I may have mentioned before how much I don’t like Virgin Trains. This morning came the terrible news that they (and Stagecoach) have been awarded the East Coast franchise. I am despondent about my chances of ever getting out of Scotland by rail again now that they have a monopoly. I have worked out a tentative alternative route by coach to Newcastle, ferry to Amsterdam and train and Eurostar from there to London, which in some cases may turn out to be quicker than waiting for a Virgin Train. There may also be a possible emergency backup route by Cairnryan with ferry to Belfast, train to Dublin and ferry to somewhere in Wales, but that does seem a bit far-fetched even by my standards.
I suppose I should try to explain my aversion to Virgin Trains. This is the result of a few really bad experiences of using them, ranging from relatively minor things like being trapped in an overheated coach on a hot day and being harangued by a Virgin employee about joining a Harry Potter reading group, to the train not turning up at all.
I can’t really decide which was the worst of these two cases of train not turning up (votes on a postcard). On the first occasion my son and I were heading from Edinburgh to Charmouth in Dorset. The train was supposed to take us from Edinburgh to (I think) Axminster. However when we got to Waverley station the train had been cancelled. A hapless Virgin employee got all the passengers to board a different train but that one only took us as far as Carstairs. Anyone who has travelled to Edinburgh from Birmingham, Wales etc will know it as the station next to the state mental hospital, where the trains always stop for a while, especially if it’s dark, when the image of escaped murderers surrounding and boarding the train usually pops into my mind. Our train then left with the Virgin employee calling to us cheerily out of the window, ‘Just get on the next train that comes along.’ There was nothing else to do but follow his instructions, unless we really wanted to spend the rest of the day on the platform at Carstairs. Instead we spent the rest of the day travelling through the country in several stages, occasionally getting advice on where to head for next but more often making it up as we went along. We ended up in an exhausted state at our caravan in Charmouth some time later, more by luck than judgement after a journey that used four trains, a taxi and a camper van belonging to a complete stranger whose sister we met on one of the four trains.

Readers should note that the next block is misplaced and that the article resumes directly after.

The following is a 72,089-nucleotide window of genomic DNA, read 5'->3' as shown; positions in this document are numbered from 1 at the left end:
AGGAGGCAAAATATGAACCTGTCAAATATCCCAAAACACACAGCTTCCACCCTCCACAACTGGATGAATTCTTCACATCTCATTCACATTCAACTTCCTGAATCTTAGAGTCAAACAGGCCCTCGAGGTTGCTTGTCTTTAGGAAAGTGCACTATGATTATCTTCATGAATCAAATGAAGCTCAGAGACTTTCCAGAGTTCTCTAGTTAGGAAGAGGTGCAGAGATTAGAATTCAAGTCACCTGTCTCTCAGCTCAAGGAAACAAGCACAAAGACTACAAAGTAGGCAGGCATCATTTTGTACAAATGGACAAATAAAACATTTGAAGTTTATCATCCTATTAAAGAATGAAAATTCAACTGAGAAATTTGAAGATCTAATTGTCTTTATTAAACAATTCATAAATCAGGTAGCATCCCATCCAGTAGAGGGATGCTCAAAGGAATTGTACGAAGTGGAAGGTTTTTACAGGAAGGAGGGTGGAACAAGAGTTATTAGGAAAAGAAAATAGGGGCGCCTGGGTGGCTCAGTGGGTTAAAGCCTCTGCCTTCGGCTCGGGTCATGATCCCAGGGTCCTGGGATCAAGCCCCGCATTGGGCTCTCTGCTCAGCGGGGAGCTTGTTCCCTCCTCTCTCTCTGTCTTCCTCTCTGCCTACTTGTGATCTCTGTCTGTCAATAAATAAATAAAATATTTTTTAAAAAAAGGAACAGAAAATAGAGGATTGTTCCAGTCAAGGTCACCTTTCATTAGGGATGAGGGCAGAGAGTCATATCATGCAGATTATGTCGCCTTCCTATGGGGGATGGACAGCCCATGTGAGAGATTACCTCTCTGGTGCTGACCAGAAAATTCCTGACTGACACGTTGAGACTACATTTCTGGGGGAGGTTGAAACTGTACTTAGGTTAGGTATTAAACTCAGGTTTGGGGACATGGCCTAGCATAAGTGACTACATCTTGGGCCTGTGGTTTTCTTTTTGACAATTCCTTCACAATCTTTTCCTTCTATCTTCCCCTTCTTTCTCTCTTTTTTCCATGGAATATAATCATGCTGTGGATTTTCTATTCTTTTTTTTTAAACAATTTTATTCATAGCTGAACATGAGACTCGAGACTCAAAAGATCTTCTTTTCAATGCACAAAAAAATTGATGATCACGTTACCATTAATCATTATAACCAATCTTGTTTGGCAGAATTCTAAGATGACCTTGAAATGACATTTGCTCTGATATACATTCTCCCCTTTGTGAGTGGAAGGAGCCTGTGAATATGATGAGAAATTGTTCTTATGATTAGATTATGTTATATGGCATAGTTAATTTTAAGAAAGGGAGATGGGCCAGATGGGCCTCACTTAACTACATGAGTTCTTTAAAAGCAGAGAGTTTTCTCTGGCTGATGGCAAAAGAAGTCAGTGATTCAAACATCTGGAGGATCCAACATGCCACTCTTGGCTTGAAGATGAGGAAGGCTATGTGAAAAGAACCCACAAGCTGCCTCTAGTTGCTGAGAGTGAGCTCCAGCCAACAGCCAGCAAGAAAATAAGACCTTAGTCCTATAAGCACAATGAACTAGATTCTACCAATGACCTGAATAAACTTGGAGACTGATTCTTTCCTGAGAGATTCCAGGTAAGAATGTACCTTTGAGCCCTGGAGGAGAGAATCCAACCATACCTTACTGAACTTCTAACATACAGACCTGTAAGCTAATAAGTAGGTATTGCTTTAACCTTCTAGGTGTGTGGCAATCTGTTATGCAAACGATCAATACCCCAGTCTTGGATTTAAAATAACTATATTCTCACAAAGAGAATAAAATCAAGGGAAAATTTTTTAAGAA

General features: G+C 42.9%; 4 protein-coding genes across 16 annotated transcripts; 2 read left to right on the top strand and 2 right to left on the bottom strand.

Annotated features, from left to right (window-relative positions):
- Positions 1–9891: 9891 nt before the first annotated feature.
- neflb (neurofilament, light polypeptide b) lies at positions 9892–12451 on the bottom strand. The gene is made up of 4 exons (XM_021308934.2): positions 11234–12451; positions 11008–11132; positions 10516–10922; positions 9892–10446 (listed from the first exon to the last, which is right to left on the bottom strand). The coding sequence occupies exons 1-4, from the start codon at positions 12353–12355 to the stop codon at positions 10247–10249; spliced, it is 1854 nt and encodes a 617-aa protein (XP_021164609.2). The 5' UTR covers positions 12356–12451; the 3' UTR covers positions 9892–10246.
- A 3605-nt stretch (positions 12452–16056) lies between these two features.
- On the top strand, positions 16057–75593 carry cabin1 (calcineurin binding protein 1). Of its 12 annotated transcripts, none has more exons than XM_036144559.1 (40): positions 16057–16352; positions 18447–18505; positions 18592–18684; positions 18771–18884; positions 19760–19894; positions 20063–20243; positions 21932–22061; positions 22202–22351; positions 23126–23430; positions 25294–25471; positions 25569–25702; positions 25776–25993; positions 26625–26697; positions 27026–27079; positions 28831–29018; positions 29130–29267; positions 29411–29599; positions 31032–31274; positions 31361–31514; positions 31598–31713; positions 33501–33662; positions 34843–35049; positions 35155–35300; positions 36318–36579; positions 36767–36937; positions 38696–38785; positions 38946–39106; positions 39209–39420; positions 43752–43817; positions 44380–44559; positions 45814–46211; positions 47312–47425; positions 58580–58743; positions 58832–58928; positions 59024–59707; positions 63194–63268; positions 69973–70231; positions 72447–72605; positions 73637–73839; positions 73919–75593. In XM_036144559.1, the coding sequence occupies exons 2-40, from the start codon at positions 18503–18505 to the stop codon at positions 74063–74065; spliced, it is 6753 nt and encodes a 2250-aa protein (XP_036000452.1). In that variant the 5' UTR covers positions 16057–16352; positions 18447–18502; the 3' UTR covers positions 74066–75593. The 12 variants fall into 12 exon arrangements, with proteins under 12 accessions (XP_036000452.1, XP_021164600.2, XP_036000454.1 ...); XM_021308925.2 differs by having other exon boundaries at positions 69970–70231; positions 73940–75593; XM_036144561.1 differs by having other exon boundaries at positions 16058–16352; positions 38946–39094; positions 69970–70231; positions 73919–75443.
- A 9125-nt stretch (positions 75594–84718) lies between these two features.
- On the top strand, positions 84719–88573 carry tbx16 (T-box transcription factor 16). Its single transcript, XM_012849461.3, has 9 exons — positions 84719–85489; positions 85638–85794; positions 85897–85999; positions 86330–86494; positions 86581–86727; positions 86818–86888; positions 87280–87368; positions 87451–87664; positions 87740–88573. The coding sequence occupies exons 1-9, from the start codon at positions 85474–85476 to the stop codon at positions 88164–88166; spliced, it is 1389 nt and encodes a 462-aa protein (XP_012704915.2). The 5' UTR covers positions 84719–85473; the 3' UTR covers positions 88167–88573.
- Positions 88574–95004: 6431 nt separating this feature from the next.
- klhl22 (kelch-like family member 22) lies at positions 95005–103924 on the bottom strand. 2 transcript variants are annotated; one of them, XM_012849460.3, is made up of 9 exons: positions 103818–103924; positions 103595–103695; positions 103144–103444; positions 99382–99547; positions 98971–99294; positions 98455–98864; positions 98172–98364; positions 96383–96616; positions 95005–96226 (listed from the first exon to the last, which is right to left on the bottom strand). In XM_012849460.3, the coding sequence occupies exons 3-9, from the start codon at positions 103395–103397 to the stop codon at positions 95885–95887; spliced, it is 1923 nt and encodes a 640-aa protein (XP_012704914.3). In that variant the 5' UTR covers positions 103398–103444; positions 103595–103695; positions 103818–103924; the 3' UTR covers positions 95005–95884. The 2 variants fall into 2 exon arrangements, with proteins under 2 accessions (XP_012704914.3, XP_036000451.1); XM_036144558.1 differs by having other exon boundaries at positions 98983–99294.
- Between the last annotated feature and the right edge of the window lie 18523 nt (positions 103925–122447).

After that we tried to avoid Virgin Trains for a while. However the day came when we gave them another chance. This time we were ‘only’ heading for Crewe, which I naively thought would be an easy place to get to by train from almost anywhere. Once again the Virgin train was cancelled. This time the company helpfully laid on a coach to take us from Edinburgh to Carlisle, where we arrived soon after the last train to Crewe had departed. We boarded the only remaining train going south that day, which was for Wigan. At around midnight we found ourselves in a taxi haring along the M6 from Wigan to Crewe in a thunderstorm. I felt so lucky actually to arrive at Crewe in one piece that it seemed almost unfair to complain that the journey had taken approximately 7 hours instead of the 3 hours it was meant to take.
To add insult to injury, Eurostar, who were also apparently in the running to take over the East Coast route, today sent me a picture of their new style trains with free wi-fi throughout, bigger seats and overall loveliness. If only…